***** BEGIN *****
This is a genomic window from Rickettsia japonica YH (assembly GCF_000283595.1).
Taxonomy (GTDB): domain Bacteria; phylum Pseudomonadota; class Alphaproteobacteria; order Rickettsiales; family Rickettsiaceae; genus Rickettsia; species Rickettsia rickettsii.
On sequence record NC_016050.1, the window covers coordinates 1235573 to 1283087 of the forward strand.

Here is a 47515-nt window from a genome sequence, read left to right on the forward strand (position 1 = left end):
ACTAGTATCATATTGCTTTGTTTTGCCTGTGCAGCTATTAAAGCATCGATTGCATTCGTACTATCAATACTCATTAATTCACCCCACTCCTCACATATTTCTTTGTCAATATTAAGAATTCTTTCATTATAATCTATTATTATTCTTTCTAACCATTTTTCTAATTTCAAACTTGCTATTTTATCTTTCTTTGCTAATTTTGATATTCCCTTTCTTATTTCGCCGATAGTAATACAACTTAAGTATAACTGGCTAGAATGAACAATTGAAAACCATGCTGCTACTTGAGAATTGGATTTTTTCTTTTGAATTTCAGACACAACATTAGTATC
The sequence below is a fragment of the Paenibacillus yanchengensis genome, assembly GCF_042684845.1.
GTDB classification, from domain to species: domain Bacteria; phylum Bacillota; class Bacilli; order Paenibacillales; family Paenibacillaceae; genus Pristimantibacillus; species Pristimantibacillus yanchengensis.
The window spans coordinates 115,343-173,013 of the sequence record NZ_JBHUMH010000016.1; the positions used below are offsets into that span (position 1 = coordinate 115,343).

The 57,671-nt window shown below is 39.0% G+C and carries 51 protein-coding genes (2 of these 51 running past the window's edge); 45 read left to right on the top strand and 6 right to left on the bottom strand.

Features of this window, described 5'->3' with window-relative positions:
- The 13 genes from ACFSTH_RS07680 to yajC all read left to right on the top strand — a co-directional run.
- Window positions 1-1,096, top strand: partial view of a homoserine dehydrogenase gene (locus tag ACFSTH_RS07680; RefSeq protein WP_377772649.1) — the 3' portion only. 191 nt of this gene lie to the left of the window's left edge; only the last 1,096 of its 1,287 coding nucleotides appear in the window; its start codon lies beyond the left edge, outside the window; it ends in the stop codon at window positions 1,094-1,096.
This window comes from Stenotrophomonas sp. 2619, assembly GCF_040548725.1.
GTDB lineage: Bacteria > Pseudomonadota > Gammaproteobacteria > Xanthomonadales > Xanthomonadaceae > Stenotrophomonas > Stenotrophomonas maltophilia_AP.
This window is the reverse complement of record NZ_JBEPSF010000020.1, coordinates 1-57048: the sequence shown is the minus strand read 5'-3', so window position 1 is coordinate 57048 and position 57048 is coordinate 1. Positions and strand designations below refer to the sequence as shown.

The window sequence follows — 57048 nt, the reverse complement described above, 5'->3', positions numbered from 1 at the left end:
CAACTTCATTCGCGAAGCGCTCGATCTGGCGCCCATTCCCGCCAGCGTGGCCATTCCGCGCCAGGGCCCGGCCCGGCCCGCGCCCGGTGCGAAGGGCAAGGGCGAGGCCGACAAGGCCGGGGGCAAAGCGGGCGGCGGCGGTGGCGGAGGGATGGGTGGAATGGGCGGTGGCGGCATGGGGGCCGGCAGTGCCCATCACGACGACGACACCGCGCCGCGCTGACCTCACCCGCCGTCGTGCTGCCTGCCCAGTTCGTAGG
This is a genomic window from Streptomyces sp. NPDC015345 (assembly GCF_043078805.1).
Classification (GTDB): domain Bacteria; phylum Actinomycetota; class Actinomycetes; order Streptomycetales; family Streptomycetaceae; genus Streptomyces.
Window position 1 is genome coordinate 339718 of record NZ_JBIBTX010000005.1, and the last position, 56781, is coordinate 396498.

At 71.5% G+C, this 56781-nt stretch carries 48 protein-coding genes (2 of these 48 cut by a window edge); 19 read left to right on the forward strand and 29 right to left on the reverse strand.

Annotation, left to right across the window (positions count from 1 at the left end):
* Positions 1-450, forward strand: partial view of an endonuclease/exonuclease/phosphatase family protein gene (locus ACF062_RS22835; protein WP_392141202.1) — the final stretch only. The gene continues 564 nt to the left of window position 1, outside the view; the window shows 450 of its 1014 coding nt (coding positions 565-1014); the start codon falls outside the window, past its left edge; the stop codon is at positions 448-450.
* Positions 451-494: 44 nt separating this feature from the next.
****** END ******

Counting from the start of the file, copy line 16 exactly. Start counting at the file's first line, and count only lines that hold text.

The window sequence follows — 57048 nt, the reverse complement described above, 5'->3', positions numbered from 1 at the left end: